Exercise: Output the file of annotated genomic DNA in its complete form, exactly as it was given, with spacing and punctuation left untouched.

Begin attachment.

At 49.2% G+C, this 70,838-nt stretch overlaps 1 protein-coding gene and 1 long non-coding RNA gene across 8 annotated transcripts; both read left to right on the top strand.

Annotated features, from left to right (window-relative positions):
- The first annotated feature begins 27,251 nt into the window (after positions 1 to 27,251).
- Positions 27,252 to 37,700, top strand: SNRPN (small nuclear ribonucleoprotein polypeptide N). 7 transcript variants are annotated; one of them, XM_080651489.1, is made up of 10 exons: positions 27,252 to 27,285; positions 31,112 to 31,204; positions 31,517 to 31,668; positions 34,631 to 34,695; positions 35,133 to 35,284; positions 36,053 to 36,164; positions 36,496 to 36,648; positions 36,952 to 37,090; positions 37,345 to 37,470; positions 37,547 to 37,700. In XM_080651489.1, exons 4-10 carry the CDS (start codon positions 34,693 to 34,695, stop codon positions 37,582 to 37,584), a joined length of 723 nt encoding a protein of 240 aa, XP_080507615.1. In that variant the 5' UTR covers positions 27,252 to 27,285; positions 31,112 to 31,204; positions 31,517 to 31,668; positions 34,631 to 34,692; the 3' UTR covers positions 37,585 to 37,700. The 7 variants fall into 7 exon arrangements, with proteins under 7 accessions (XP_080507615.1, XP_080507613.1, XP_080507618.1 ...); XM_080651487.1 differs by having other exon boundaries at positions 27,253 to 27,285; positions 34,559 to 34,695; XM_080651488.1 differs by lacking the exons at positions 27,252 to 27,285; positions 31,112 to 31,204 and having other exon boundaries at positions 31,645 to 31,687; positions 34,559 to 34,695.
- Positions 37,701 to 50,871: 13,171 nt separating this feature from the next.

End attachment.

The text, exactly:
At 49.2% G+C, this 70,838-nt stretch overlaps 1 protein-coding gene and 1 long non-coding RNA gene across 8 annotated transcripts; both read left to right on the top strand.

Annotated features, from left to right (window-relative positions):
- The first annotated feature begins 27,251 nt into the window (after positions 1 to 27,251).
- Positions 27,252 to 37,700, top strand: SNRPN (small nuclear ribonucleoprotein polypeptide N). 7 transcript variants are annotated; one of them, XM_080651489.1, is made up of 10 exons: positions 27,252 to 27,285; positions 31,112 to 31,204; positions 31,517 to 31,668; positions 34,631 to 34,695; positions 35,133 to 35,284; positions 36,053 to 36,164; positions 36,496 to 36,648; positions 36,952 to 37,090; positions 37,345 to 37,470; positions 37,547 to 37,700. In XM_080651489.1, exons 4-10 carry the CDS (start codon positions 34,693 to 34,695, stop codon positions 37,582 to 37,584), a joined length of 723 nt encoding a protein of 240 aa, XP_080507615.1. In that variant the 5' UTR covers positions 27,252 to 27,285; positions 31,112 to 31,204; positions 31,517 to 31,668; positions 34,631 to 34,692; the 3' UTR covers positions 37,585 to 37,700. The 7 variants fall into 7 exon arrangements, with proteins under 7 accessions (XP_080507615.1, XP_080507613.1, XP_080507618.1 ...); XM_080651487.1 differs by having other exon boundaries at positions 27,253 to 27,285; positions 34,559 to 34,695; XM_080651488.1 differs by lacking the exons at positions 27,252 to 27,285; positions 31,112 to 31,204 and having other exon boundaries at positions 31,645 to 31,687; positions 34,559 to 34,695.
- Positions 37,701 to 50,871: 13,171 nt separating this feature from the next.